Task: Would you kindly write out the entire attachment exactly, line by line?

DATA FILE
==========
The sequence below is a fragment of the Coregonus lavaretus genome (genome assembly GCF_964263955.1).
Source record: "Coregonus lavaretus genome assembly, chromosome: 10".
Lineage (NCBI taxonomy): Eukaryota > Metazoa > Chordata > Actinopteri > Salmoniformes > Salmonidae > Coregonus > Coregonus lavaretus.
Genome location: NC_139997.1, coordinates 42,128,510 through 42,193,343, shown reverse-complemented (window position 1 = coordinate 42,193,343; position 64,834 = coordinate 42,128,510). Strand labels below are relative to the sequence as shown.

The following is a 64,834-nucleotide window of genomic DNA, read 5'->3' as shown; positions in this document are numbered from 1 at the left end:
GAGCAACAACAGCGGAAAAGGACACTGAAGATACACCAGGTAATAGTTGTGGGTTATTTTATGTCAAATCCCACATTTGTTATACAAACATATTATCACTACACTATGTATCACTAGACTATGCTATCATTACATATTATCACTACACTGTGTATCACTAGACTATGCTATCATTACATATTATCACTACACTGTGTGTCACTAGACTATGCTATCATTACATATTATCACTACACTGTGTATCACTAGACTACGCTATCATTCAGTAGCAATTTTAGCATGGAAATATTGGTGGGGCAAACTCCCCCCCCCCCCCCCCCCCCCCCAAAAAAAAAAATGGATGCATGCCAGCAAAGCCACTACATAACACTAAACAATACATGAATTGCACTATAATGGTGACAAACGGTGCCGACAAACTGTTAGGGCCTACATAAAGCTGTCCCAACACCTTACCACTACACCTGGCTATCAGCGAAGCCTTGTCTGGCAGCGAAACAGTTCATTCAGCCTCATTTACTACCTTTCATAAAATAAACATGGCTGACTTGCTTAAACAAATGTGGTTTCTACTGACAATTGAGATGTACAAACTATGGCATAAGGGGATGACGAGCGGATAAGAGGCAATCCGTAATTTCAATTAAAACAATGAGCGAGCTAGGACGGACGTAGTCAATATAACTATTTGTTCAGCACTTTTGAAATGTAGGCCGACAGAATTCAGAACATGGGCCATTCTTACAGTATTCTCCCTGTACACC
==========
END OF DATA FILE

The sequence below is a fragment of the Coregonus lavaretus genome (genome assembly GCF_964263955.1).
Source record: "Coregonus lavaretus genome assembly, chromosome: 10".
Lineage (NCBI taxonomy): Eukaryota > Metazoa > Chordata > Actinopteri > Salmoniformes > Salmonidae > Coregonus > Coregonus lavaretus.
Genome location: NC_139997.1, coordinates 42,128,510 through 42,193,343, shown reverse-complemented (window position 1 = coordinate 42,193,343; position 64,834 = coordinate 42,128,510). Strand labels below are relative to the sequence as shown.

The following is a 64,834-nucleotide window of genomic DNA, read 5'->3' as shown; positions in this document are numbered from 1 at the left end:
GAGCAACAACAGCGGAAAAGGACACTGAAGATACACCAGGTAATAGTTGTGGGTTATTTTATGTCAAATCCCACATTTGTTATACAAACATATTATCACTACACTATGTATCACTAGACTATGCTATCATTACATATTATCACTACACTGTGTATCACTAGACTATGCTATCATTACATATTATCACTACACTGTGTGTCACTAGACTATGCTATCATTACATATTATCACTACACTGTGTATCACTAGACTACGCTATCATTCAGTAGCAATTTTAGCATGGAAATATTGGTGGGGCAAACTCCCCCCCCCCCCCCCCCCCCCCCAAAAAAAAAAATGGATGCATGCCAGCAAAGCCACTACATAACACTAAACAATACATGAATTGCACTATAATGGTGACAAACGGTGCCGACAAACTGTTAGGGCCTACATAAAGCTGTCCCAACACCTTACCACTACACCTGGCTATCAGCGAAGCCTTGTCTGGCAGCGAAACAGTTCATTCAGCCTCATTTACTACCTTTCATAAAATAAACATGGCTGACTTGCTTAAACAAATGTGGTTTCTACTGACAATTGAGATGTACAAACTATGGCATAAGGGGATGACGAGCGGATAAGAGGCAATCCGTAATTTCAATTAAAACAATGAGCGAGCTAGGACGGACGTAGTCAATATAACTATTTGTTCAGCACTTTTGAAATGTAGGCCGACAGAATTCAGAACATGGGCCATTCTTACAGTATTCTCCCTGTACACC